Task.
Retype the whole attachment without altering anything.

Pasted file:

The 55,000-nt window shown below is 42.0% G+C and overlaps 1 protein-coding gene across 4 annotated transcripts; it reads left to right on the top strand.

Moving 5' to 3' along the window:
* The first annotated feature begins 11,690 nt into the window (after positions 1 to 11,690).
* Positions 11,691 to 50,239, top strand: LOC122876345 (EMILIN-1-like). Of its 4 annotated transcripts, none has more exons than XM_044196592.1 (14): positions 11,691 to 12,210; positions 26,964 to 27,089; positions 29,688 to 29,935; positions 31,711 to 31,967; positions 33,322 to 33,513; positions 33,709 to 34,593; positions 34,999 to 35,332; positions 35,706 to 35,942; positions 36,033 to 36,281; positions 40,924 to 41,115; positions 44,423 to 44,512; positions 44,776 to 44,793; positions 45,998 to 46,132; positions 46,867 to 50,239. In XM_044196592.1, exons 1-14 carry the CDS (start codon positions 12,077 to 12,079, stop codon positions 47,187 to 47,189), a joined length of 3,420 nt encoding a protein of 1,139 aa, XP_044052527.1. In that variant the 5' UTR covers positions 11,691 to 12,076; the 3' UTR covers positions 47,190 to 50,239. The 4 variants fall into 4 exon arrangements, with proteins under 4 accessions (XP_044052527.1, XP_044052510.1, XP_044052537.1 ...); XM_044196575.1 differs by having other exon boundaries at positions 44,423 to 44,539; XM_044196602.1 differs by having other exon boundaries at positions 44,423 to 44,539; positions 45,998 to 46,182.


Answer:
The 55,000-nt window shown below is 42.0% G+C and overlaps 1 protein-coding gene across 4 annotated transcripts; it reads left to right on the top strand.

Moving 5' to 3' along the window:
* The first annotated feature begins 11,690 nt into the window (after positions 1 to 11,690).
* Positions 11,691 to 50,239, top strand: LOC122876345 (EMILIN-1-like). Of its 4 annotated transcripts, none has more exons than XM_044196592.1 (14): positions 11,691 to 12,210; positions 26,964 to 27,089; positions 29,688 to 29,935; positions 31,711 to 31,967; positions 33,322 to 33,513; positions 33,709 to 34,593; positions 34,999 to 35,332; positions 35,706 to 35,942; positions 36,033 to 36,281; positions 40,924 to 41,115; positions 44,423 to 44,512; positions 44,776 to 44,793; positions 45,998 to 46,132; positions 46,867 to 50,239. In XM_044196592.1, exons 1-14 carry the CDS (start codon positions 12,077 to 12,079, stop codon positions 47,187 to 47,189), a joined length of 3,420 nt encoding a protein of 1,139 aa, XP_044052527.1. In that variant the 5' UTR covers positions 11,691 to 12,076; the 3' UTR covers positions 47,190 to 50,239. The 4 variants fall into 4 exon arrangements, with proteins under 4 accessions (XP_044052527.1, XP_044052510.1, XP_044052537.1 ...); XM_044196575.1 differs by having other exon boundaries at positions 44,423 to 44,539; XM_044196602.1 differs by having other exon boundaries at positions 44,423 to 44,539; positions 45,998 to 46,182.